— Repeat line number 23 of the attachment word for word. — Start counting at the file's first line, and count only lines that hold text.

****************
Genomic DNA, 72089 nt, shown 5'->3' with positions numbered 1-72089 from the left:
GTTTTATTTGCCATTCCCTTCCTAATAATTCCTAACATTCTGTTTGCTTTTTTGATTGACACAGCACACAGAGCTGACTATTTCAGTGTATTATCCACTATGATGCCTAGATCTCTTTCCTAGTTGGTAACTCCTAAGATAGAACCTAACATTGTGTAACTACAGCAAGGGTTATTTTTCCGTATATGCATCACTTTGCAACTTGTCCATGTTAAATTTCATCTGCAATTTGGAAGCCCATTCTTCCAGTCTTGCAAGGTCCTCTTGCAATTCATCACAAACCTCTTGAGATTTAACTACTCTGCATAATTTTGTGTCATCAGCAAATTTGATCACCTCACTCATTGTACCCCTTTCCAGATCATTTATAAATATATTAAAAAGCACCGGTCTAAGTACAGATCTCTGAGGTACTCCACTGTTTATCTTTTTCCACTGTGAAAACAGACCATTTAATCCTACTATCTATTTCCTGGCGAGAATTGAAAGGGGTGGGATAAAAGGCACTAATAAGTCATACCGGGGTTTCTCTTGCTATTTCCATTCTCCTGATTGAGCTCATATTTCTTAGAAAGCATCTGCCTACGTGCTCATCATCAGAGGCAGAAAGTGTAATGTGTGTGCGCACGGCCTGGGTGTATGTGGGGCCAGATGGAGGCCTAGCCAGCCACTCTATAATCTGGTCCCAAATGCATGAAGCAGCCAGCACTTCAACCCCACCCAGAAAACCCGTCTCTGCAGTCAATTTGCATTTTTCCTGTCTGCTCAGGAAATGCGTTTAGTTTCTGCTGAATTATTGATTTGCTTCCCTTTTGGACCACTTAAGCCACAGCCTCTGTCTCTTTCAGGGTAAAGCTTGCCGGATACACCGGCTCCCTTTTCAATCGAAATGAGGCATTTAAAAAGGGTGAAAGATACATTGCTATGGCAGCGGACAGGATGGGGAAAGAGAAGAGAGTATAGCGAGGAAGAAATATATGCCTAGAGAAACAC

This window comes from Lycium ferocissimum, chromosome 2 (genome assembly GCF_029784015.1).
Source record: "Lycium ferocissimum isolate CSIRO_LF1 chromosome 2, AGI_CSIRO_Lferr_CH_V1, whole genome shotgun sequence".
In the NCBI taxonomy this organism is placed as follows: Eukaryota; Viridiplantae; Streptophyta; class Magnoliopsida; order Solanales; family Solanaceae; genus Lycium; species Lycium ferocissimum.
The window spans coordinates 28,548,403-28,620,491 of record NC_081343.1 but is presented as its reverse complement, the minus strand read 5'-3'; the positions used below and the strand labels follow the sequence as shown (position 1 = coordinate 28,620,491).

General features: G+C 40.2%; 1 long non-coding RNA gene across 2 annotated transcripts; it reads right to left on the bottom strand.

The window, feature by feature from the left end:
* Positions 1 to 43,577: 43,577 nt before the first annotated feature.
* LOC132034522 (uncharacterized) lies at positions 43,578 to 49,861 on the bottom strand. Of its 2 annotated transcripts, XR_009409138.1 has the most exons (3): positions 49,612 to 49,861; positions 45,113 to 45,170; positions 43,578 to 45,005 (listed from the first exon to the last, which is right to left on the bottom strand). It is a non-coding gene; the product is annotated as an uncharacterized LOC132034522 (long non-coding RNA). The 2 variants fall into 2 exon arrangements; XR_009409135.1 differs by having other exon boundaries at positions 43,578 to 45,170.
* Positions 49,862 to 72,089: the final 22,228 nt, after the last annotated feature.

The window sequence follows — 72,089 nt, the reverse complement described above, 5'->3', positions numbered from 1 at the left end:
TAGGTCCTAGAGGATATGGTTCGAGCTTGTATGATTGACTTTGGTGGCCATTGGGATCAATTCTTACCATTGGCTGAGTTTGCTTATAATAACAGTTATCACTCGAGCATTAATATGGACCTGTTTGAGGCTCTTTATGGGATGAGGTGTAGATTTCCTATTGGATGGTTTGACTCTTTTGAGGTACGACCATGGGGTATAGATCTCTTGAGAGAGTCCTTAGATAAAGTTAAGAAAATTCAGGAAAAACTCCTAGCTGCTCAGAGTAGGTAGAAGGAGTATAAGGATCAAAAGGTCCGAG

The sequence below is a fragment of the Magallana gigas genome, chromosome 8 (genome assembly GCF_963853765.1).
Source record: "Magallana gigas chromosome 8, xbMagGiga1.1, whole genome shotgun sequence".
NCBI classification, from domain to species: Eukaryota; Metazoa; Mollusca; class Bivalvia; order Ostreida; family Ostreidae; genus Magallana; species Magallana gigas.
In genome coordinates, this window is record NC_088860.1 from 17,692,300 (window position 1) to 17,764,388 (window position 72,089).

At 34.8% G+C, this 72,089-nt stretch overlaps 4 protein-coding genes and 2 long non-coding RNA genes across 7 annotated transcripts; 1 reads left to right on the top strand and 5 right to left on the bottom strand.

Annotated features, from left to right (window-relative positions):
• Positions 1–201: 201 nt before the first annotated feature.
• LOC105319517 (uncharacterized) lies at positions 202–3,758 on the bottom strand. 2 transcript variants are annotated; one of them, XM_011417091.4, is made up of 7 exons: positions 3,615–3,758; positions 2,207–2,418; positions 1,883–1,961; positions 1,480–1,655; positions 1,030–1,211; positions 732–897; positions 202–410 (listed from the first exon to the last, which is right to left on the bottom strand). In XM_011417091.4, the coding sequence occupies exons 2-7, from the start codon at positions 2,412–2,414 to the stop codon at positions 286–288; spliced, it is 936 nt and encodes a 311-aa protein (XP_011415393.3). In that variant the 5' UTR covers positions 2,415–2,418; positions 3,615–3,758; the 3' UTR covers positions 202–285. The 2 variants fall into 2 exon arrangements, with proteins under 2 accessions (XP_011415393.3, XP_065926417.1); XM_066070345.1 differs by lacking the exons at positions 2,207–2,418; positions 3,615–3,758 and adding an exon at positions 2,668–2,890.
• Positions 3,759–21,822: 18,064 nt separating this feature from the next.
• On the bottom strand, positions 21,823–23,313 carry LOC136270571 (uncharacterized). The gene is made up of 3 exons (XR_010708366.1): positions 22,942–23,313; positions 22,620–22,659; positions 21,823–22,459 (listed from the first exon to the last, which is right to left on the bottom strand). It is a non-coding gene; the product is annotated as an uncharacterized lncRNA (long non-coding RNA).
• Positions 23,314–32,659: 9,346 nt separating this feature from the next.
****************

• On the bottom strand, positions 21,823–23,313 carry LOC136270571 (uncharacterized). The gene is made up of 3 exons (XR_010708366.1): positions 22,942–23,313; positions 22,620–22,659; positions 21,823–22,459 (listed from the first exon to the last, which is right to left on the bottom strand). It is a non-coding gene; the product is annotated as an uncharacterized lncRNA (long non-coding RNA).